| Makkot

“’And now let Me go, so that I may destroy them and make you a great nation’ (Shemot 32:10). Rav Abahu said: If the verse had not been written, it would not be possible to say it. It teaches that Moshe grabbed the Holy One, Blessed be He, like a person grabs his friend, and said, ‘Master of the Universe, I will not let go until You forgive them[1]’” (Brachot 32a). 

Every once in a while. the Torah has an idea so radical, so “heretical”, that if not for the fact that the verse says what it says it would be forbidden to express such an idea. 

Taking their cue from the Chumash, one often comes across views from our Sages that defy belief – we recently learned of the view of Rabbi Hillel (4th century CE) that “there is no messiah for the Jewish people” (Sanhedrin 99a). Our great sages throughout the ages were not afraid to express views that were, shall we say, “out of the box” when they felt that is what a text said or what a philosophical truth required. To cite one such example from this week’s upcoming parsha, the Rambam (Moreh Nevucim 2:41) claims that Yaakov’s encounter with the angel was a dream and did not actually occur. 

“Rav Simlai expounded: 613 mitzvoth were said to Moshe; 365 negative corresponding to the days of the year, and 248 positive corresponding to the limbs of the body” (Makkot 23b). As we discussed here this is one of only two Talmudic sources for the notion that there are 613 mitzvoth in the Torah, and it is the only source that classifies the mitzvoth into the 365/248 negative/positive split. Tellingly, there is no agreed-upon list of what constitutes these 613 mitzvoth. As much as this teaching interested our medieval authorities, this was a subject of little interest to our Talmudic Sages. 

While Rav Simlai’s teaching is most famous, what comes next is much less so. “Came [King] David and stood them on eleven” (Makkot 24a). “Originally”, Rashi explains, “people were righteous and were able to accept the complete yoke of mitzvoth, but later generations were not so righteous and had they tried to observe all [the mitzvoth], there would be no person who would merit [to do so], David came and stood them [the 613 mitzvoth on 11] so that they could get merit if they fulfilled these 11 mitzvoth.” These are enumerated in Tehillim chapter 15, and include speaking truthfully, not taking bribes, not hurting others, keeping one’s word, lending money interest-free and honouring those who fear the Lord. In reading Rashi’s explanation of this passage, we can surely say, “if he did not write it, it would be forbidden to say so”.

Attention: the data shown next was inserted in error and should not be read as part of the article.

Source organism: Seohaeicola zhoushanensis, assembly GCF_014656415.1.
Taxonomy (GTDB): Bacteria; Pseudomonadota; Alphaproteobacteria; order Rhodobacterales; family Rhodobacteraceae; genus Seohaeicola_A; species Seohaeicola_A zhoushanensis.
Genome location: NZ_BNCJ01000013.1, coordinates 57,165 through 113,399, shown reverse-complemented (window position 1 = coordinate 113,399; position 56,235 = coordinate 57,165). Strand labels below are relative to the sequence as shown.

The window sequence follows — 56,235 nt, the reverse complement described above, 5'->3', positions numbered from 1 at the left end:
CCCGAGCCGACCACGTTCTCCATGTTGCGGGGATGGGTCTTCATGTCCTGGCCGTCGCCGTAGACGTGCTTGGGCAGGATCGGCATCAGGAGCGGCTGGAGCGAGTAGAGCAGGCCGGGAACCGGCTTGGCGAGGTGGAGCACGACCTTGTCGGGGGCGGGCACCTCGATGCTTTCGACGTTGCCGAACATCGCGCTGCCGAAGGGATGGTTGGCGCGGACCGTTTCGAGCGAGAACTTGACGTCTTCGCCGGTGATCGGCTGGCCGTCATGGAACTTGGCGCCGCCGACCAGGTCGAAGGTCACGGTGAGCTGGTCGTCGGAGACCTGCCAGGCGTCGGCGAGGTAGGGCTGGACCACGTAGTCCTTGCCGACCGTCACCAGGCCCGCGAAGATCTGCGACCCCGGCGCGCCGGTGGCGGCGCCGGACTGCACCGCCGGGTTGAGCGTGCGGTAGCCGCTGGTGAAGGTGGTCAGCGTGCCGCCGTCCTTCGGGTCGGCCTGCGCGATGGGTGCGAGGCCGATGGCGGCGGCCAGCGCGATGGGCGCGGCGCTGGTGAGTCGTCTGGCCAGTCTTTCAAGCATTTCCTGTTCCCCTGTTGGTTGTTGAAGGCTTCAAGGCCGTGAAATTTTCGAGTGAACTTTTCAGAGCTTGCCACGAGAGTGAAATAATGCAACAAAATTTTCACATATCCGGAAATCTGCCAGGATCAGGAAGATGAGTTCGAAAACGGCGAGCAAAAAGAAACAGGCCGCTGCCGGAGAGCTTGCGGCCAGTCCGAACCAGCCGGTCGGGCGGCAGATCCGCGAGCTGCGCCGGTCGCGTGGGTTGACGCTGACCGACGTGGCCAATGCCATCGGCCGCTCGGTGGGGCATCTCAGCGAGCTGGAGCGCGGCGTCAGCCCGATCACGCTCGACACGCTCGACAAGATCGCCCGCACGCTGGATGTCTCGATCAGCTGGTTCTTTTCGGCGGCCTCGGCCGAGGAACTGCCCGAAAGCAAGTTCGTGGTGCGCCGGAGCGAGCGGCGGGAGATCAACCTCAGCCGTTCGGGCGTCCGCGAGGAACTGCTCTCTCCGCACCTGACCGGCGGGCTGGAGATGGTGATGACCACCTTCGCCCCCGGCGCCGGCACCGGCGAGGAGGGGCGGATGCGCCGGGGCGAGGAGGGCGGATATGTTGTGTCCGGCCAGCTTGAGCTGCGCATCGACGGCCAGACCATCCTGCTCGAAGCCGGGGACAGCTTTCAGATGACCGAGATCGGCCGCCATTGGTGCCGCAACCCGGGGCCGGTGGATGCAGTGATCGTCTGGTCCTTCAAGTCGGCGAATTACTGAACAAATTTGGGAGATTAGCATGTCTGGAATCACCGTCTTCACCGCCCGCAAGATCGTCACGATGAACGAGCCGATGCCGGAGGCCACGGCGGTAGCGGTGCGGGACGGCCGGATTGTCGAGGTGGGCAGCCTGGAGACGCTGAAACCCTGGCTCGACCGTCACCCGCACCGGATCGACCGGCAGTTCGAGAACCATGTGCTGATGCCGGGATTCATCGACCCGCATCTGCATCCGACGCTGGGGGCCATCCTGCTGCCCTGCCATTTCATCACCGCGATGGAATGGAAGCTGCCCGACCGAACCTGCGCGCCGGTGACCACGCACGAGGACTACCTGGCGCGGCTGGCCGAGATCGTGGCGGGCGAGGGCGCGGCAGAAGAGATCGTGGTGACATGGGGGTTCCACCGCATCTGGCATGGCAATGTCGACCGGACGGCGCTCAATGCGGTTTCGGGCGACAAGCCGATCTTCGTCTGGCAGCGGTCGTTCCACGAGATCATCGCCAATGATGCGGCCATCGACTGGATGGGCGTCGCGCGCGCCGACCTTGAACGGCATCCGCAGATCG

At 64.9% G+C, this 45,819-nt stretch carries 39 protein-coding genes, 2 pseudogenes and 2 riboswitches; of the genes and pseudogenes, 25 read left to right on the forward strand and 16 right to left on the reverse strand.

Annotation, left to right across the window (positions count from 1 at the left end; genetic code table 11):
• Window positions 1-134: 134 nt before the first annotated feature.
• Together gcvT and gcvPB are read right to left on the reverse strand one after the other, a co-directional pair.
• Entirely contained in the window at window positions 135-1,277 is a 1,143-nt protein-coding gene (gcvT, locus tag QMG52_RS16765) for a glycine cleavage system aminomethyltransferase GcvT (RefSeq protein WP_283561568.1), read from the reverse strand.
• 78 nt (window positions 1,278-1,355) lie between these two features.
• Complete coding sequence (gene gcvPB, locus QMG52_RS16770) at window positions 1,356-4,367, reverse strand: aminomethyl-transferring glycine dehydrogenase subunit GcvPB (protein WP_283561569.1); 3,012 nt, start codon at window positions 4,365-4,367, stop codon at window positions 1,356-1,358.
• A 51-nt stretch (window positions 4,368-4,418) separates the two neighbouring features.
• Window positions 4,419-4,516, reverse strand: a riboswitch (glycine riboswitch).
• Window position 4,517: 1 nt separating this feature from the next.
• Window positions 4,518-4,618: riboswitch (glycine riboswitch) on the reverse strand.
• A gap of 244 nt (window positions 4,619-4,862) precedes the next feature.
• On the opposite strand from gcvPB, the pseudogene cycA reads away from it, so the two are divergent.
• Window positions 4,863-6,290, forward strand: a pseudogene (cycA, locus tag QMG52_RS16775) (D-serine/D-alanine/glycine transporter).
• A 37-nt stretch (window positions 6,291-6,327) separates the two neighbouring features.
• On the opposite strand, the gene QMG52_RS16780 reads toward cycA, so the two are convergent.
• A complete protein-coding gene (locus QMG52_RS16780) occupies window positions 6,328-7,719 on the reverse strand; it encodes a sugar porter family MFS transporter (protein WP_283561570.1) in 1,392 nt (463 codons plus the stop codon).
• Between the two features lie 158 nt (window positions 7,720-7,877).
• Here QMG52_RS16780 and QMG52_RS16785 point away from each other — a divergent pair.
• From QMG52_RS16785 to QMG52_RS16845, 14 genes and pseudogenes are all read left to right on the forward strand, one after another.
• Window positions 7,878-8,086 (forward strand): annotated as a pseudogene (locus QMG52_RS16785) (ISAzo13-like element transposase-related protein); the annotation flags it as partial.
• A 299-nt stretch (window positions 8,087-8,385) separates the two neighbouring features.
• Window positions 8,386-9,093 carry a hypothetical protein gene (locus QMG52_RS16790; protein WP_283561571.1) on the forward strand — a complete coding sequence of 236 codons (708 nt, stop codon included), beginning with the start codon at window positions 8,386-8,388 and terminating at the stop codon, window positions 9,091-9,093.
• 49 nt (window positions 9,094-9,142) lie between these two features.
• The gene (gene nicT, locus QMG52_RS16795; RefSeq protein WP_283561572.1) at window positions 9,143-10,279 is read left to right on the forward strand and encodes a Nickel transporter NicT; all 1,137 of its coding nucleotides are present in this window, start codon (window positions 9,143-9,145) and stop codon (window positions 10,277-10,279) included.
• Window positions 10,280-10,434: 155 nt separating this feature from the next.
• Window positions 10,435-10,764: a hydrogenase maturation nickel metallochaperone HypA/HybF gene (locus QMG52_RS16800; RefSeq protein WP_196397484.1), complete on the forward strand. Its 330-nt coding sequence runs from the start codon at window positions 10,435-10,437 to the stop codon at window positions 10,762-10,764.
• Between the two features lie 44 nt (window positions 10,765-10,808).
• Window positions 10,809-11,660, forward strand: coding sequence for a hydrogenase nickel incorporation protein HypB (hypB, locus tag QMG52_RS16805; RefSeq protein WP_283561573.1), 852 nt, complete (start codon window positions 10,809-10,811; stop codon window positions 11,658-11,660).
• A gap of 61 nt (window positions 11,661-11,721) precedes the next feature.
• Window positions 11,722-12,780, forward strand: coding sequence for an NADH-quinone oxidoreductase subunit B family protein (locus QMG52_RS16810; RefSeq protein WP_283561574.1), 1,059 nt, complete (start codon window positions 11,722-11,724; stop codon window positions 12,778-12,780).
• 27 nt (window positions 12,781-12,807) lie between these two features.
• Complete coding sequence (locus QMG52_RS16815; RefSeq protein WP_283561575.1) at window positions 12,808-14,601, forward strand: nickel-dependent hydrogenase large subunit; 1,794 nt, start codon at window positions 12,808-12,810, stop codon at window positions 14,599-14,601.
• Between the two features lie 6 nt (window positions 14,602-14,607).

But even these eleven mitzvoth proved too difficult for many, so Yishayahu (33:15) reduced them to six – at least four of which are similar to those of King David. Even that proved too much, so Micah reduced them to three—justice, kindness and modesty—and finally, Hababuk (2:4) to one, which I dare say sounds almost Christian, as actions are replaced by faith: “The righteous live through their faith”. There is much here I would not dare to say – if those much greater than I had not said it first. 

While this teaching may appear heretical, on reflection, it contains a deep truth. Man has a certain amount of energy – both physically and spiritually. Spend it in one area, and there is little left for another. It is why one must be very careful before adopting stringencies in Jewish law. More likely than not, this will lead to the lowering of standards in another area. It is just too difficult to keep adding in one area without subtracting in another [2]. To quote our rabbis’ assessment of the first recorded case of stringency (see Rashi, Breisheet 3:3), “whoever adds – subtracts”. This is why we all too often encounter people who are excessively strict in the laws of kashrut but excessively lenient in the laws of business integrity. It is best that one gradually become more meticulous (which does not equate with strict) in all areas of Jewish law together.